A recent study provides evidence suggesting that the Walkasins wearable sensory prosthesis may help patients with peripheral neuropathy and experience gait and balance issues improve their balance and walking ability.

Walkasins are engineered with a footpad that detects when the wearer begins to lose balance, and sends a signal to a cuff worn around the calf. The cuff then vibrates to help the wearer know which way they are leaning, allowing them to correct their balance.

The study, conducted at the Minneapolis VA, included 31 veterans with peripheral neuropathy and balance problems who were randomized to complete a short therapy treatment session wearing Walkasins turned either on or off followed by a rest period, and a second therapy session with the on-off conditions crossed over between the groups, explains a media release from RxFunction Inc, manufacturer of Walkasins.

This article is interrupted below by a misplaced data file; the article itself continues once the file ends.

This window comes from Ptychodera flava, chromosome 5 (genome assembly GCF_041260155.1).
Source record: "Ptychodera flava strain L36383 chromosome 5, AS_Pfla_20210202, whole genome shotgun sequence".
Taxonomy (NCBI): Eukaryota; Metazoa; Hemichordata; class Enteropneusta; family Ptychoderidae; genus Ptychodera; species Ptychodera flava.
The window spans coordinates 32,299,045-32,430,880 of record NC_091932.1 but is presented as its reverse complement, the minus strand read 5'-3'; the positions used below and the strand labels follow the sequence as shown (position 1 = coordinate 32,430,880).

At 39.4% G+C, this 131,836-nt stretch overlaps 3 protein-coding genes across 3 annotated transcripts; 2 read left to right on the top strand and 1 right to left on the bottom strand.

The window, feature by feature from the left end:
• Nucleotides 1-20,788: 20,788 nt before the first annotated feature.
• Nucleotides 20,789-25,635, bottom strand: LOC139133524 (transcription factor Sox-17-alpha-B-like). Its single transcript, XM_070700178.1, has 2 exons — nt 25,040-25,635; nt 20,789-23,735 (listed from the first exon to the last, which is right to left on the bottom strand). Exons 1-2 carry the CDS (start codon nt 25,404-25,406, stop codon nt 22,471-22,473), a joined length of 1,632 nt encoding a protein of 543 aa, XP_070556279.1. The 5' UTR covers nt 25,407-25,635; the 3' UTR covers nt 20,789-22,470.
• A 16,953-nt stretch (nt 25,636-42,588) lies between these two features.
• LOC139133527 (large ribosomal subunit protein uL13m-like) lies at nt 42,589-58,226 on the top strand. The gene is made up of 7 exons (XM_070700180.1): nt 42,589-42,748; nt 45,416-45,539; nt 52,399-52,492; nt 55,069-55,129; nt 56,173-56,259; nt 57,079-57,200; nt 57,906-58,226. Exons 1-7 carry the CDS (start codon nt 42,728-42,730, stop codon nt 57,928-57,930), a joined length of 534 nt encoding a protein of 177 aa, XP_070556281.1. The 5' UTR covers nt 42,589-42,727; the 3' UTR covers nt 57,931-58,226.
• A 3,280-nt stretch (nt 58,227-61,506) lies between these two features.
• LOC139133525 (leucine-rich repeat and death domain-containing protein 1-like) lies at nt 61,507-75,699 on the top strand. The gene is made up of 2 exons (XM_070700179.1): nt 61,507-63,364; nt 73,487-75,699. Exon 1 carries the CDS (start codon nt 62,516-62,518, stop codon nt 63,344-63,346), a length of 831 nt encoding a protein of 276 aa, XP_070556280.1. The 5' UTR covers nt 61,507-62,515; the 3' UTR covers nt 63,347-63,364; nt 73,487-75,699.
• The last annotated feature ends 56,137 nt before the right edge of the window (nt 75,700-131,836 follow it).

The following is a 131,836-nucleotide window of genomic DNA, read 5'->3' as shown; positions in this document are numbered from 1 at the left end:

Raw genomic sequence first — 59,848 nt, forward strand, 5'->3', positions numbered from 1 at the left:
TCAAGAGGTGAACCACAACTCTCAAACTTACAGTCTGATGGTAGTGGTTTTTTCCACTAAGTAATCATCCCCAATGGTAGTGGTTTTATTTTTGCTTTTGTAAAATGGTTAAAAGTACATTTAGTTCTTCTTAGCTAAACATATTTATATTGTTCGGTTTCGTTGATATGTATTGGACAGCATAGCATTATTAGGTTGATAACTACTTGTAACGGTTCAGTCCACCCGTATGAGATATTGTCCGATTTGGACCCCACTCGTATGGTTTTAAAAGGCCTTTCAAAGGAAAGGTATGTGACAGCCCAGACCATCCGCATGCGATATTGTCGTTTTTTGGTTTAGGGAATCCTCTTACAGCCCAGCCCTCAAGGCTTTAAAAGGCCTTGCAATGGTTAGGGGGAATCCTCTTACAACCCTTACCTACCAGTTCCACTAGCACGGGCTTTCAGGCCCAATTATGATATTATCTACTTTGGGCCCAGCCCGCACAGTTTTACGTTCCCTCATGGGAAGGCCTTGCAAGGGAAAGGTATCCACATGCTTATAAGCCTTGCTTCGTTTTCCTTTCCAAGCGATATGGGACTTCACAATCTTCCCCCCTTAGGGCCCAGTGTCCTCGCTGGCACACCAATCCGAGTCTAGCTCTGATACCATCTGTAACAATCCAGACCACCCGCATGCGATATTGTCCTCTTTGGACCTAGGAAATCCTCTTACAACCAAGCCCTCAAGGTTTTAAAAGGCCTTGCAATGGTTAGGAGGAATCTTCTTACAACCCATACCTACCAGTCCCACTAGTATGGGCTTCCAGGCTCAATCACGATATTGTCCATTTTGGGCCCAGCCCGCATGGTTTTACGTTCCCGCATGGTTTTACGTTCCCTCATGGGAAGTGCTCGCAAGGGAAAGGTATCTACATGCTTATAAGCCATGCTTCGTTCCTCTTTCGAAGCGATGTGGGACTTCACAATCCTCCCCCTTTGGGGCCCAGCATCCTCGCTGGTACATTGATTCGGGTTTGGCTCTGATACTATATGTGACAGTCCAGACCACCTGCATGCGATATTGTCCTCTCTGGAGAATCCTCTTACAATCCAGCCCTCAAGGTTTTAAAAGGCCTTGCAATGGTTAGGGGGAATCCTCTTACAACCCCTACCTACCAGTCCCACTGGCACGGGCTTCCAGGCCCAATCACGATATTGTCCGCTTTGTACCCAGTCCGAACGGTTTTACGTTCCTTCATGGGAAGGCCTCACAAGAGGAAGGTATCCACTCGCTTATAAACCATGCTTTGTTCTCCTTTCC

“Using Walkasins more than doubled the proportion of patients who showed meaningful improvement in clinical outcomes related to gait and balance,” says Dr Lars Oddsson, co-inventor of the technology and president of RxFunction, in the release.

“This study confirms the short-term immediate effects of Walkasins use on functional balance and gait speed, and it helps us better identify the patients who most benefit from using Walkasins, which is important to understand when Walkasins become available for prescription,” Oddsson adds.

Dan Leach, CEO of RxFunction, shares in the release that the company looks forward to working with the Minneapolis VA as it works to bring Walkasins to market.

“These results are in line with our long-term observations of a patient at Wingate University who has used Walkasins on a permanent basis for more than five months now, with dramatic improvement in both gait and balance function,” he continues.

Development of Walkasins was supported by an SBIR grant from the National Institutes of Health.

[Source(s): RXFunction Inc, PR.com]